Consents for oil drilling off the UK coast are in breach of European law, a wildlife charity has claimed.
The Seahorse Trust has applied for a judicial review of a decision to allow a temporary oil rig in Poole Bay, Dorset, earlier this year.
It said government regulations in general did not allow applications by energy firms to be fully scrutinised.
The Department for Business, Energy and Industrial Strategy said it did not comment on ongoing legal proceedings.
Energy firm Corallian previously said it had found "extensive" reserves of oil during its exploration of the Colter South area in February and March.
Dorset Wildlife Trust said an "unusually high number" of dead seahorses subsequently washed up on Dorset beaches.
The Seahorse Trust said nine had been found in or near Poole Bay since late March, as well as two dead dolphins and one seal.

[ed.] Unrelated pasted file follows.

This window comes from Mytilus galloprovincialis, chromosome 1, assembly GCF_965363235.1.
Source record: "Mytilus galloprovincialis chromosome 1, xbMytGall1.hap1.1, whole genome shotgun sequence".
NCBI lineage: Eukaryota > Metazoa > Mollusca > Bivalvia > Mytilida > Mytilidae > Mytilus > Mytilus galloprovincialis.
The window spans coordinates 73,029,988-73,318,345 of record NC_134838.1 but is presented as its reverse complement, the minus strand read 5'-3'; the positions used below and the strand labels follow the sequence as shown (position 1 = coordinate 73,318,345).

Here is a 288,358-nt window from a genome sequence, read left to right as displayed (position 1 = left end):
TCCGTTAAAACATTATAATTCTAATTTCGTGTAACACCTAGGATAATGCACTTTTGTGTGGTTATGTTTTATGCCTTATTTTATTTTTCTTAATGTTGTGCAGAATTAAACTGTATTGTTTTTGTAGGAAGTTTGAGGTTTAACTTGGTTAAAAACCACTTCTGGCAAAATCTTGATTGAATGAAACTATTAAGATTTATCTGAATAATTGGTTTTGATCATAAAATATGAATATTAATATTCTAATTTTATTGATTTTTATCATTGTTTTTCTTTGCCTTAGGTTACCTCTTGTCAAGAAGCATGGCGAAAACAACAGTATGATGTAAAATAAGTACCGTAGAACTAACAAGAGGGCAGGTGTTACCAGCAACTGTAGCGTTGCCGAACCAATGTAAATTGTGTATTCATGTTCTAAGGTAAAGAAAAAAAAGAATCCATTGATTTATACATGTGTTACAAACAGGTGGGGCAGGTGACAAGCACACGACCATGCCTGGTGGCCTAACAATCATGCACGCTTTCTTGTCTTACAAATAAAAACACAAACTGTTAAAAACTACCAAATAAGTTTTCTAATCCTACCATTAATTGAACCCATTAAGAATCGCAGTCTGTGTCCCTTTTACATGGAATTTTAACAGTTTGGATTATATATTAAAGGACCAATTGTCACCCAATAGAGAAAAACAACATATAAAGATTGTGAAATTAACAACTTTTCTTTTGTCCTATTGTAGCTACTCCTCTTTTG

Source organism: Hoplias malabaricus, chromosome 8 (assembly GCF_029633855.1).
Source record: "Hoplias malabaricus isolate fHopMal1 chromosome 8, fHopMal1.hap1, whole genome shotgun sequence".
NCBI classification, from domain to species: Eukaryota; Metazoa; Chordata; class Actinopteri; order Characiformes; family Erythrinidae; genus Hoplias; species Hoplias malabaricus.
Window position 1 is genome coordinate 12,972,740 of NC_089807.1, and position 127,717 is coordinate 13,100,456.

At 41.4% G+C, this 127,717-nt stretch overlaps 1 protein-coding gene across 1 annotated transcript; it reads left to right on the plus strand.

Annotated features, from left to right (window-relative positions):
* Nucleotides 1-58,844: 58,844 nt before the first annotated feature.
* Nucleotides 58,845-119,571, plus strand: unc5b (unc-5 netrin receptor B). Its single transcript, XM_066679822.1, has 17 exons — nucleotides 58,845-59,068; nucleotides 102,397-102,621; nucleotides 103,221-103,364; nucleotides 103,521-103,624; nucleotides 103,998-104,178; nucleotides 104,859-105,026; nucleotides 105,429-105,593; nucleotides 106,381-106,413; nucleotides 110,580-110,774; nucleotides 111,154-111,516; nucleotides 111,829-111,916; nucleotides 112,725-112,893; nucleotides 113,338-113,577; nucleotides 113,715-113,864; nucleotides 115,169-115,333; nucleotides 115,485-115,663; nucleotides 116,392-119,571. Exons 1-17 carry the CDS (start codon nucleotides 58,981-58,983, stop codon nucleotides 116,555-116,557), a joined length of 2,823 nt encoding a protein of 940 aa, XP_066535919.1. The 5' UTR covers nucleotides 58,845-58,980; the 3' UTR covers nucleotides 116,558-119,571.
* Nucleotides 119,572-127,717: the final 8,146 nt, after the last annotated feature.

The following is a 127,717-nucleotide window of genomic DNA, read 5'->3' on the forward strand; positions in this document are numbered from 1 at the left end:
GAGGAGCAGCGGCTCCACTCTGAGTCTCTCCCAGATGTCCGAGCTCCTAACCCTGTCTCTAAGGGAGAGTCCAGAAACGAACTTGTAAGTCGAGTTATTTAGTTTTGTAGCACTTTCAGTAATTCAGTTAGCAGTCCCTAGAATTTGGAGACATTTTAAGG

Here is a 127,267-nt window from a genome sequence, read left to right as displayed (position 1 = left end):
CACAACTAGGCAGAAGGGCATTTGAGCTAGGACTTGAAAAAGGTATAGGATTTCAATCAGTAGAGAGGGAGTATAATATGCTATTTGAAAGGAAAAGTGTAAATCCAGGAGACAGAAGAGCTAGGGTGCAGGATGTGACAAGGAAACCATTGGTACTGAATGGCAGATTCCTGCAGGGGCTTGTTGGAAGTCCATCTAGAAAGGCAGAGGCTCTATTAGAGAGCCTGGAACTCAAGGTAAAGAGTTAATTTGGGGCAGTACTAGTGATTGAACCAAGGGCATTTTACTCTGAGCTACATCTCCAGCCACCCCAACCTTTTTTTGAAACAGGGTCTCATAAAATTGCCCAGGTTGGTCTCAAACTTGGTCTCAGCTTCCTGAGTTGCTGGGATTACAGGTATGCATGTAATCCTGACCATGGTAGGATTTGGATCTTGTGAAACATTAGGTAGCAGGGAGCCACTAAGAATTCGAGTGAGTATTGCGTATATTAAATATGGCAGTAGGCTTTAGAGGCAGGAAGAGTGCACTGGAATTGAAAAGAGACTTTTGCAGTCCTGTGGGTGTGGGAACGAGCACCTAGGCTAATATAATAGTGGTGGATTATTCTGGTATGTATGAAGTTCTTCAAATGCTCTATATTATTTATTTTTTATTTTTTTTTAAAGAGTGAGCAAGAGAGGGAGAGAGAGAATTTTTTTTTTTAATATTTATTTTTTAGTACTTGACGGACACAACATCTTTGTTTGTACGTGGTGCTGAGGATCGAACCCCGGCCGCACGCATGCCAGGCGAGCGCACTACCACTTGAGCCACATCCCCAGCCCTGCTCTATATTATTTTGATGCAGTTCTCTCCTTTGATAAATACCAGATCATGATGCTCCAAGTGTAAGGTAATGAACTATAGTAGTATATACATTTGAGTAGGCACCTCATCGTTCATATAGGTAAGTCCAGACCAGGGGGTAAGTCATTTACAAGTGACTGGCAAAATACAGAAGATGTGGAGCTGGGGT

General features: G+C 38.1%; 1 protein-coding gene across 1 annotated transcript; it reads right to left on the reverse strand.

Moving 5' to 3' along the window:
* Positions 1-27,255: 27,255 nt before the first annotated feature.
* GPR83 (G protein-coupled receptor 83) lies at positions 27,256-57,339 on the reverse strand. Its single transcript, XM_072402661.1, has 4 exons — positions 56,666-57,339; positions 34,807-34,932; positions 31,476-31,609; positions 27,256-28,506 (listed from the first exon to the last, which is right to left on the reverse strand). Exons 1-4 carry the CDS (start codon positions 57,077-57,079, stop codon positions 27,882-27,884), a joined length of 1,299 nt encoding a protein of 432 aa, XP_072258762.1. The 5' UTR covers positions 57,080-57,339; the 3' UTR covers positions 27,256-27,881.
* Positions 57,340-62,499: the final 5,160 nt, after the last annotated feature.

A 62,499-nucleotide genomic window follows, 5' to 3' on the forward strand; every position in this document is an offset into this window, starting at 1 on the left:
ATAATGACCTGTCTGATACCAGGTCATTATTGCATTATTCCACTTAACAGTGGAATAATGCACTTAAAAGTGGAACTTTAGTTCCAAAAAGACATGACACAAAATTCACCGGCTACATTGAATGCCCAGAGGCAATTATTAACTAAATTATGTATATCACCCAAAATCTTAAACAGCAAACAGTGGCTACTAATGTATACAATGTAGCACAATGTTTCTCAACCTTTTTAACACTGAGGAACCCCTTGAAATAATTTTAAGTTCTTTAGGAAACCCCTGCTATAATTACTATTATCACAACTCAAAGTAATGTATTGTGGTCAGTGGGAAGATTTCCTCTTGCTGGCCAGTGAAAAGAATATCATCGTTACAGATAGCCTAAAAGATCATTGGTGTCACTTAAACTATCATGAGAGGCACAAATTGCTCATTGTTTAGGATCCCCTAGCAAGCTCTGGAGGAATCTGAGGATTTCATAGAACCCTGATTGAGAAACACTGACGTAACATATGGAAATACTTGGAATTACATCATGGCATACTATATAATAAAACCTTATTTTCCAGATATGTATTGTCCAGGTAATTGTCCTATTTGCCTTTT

Director Neil Garrick-Maidment said seahorses reacted badly to "excessive noise" from drilling and the deaths were "very, very coincidental".
"Dormant diseases take hold and kill them when they get stressed," he said.
The trust has issued High Court proceedings against Energy Secretary Greg Clark and the Oil and Gas Authority.
In court papers, the charity said the defendants had failed to properly adopt the European Union's Environmental Impact Assessment (EIA) Directive, because there was no requirement in UK law to properly publicise applications.
Susan Ring, a partner at law firm Harrison Grant, said: "As a result, the application to drill for oil offshore has not been subject to a transparent environmental impact assessment process required by the directive, so that the public, including my client, has been shut out of the process.
"In short, the [UK government's] Offshore EIA Regulations are not fit for purpose."
Corallian said it would not comment on the legal action against the two regulators.